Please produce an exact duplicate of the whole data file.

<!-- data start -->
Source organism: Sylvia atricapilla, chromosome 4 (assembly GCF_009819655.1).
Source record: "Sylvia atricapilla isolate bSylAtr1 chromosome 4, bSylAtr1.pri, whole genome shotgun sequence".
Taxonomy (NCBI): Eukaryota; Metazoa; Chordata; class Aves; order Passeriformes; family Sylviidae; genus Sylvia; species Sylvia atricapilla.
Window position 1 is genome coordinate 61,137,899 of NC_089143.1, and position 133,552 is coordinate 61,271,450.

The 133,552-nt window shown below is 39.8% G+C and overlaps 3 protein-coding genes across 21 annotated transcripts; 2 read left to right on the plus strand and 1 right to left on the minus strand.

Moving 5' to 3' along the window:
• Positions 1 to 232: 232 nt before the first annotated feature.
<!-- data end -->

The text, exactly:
Source organism: Sylvia atricapilla, chromosome 4 (assembly GCF_009819655.1).
Source record: "Sylvia atricapilla isolate bSylAtr1 chromosome 4, bSylAtr1.pri, whole genome shotgun sequence".
Taxonomy (NCBI): Eukaryota; Metazoa; Chordata; class Aves; order Passeriformes; family Sylviidae; genus Sylvia; species Sylvia atricapilla.
Window position 1 is genome coordinate 61,137,899 of NC_089143.1, and position 133,552 is coordinate 61,271,450.

The 133,552-nt window shown below is 39.8% G+C and overlaps 3 protein-coding genes across 21 annotated transcripts; 2 read left to right on the plus strand and 1 right to left on the minus strand.

Moving 5' to 3' along the window:
• Positions 1 to 232: 232 nt before the first annotated feature.